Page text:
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Using the fast pairs paradigm to investigate the flexibility of formulaic language

Why do we say ‘salt and pepper’ but not ‘pepper and salt?’ In this paper, we address this question by investigating the degree of entrenchment of familiar and less familiar binomial expressions. To do this we use the paradigm ‘fast pairs’ developed by Caldwell-Harris and Morris (2008) and apply it for the first time to binomial expressions to examine the tendency to make reporting errors when binomial expressions are presented in fast succession. The binomials discussed are examples of formulaic language, defined by Wray (2005) as a sequence of words, which is, or appears to be stored and retrieved from memory at the time of use. Formulaic sequences are pervasive in language use and make up a large proportion of any discourse (Conklin & Schmitt, 2012). For formulaic language to be so widespread in everyday language it must be purposeful in communication. Previous research has largely disregarded a research question that is interested in the flexibility of formulaic language, specifically binomial expressions. Hence, in this paper, we investigate reporting errors in order perception to extend the programme of research in the School of Psychology on formulaic language.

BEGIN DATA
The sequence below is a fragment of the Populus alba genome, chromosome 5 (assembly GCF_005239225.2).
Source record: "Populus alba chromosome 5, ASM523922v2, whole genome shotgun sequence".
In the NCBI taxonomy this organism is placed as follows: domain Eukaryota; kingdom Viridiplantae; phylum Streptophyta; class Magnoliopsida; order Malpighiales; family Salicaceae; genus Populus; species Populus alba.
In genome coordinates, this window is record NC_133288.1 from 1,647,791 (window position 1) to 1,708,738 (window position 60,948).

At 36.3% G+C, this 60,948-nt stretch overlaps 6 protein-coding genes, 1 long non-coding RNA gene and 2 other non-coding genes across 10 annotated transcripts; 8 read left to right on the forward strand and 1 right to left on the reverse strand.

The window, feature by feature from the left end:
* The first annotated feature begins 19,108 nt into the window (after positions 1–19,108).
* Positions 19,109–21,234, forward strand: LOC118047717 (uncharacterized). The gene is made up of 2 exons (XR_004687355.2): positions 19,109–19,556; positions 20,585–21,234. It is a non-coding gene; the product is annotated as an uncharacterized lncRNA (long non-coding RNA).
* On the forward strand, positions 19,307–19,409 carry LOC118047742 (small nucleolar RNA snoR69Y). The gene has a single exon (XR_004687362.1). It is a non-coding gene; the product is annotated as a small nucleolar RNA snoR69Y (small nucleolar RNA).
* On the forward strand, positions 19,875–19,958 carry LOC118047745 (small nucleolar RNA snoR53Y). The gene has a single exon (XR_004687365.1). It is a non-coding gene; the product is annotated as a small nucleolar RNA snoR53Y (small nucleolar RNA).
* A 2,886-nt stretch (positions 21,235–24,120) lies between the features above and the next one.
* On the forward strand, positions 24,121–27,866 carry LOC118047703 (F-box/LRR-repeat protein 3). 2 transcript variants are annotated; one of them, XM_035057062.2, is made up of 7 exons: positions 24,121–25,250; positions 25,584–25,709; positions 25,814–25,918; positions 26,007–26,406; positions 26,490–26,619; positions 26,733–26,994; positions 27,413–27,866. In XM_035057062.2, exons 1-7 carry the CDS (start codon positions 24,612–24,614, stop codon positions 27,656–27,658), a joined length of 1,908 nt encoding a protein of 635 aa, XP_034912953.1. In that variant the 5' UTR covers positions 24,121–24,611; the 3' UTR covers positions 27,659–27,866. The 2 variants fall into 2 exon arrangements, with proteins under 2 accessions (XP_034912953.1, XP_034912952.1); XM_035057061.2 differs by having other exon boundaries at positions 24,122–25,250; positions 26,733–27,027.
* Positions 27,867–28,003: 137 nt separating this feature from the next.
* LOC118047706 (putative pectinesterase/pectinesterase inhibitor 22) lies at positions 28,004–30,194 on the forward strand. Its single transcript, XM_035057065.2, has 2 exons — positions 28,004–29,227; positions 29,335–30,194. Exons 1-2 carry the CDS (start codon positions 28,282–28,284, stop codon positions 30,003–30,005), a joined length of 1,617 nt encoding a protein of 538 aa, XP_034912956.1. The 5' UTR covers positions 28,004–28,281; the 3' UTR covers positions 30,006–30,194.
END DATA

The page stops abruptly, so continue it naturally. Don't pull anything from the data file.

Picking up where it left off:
The term ‘binomial’ was originally introduced by Malkiel to define the sequence of two words that are associated with the same form-class, have an identical level of syntactic hierarchy and are connected via a lexical link (Malkiel, 1959). Malkiel (1959) further introduced the cline of reversibility, operationalised in terms of the relative proportions of the corpus-attested frequency of preferred and non-preferred binomial sequences. A reversibility scale therefore exists, whereby some binomials are irreversible and others are completely reversible or prefer one order over the other to any degree (Mollin, 2014). This is determined using the British National Corpus (BNC), a 100-million-word corpus collected to represent spoken and written British English across a wide range of different linguistic sources (BNC Consortium, 2017). According to Malkiel (1959), a binomial expression is frozen or irreversible if the word order is almost exclusively fixed and only one of the two possible sequences occurs in the corpus, for example, the expression fish and chips is considered frozen as it never occurs as chips and fish, whilst short and long is fully reversible as it is encountered almost equally as long and short. The frequency of a binomial is then determined based on its level of occurrence in the corpora, for example, law and order is considered a high-frequency binomial due to its high level of occurrence in the corpora, whilst son and heir is considered low frequency. As such, back and forth is an example of a high frequency, frozen binomial, whilst willing and able is a low frequency, flexible binomial.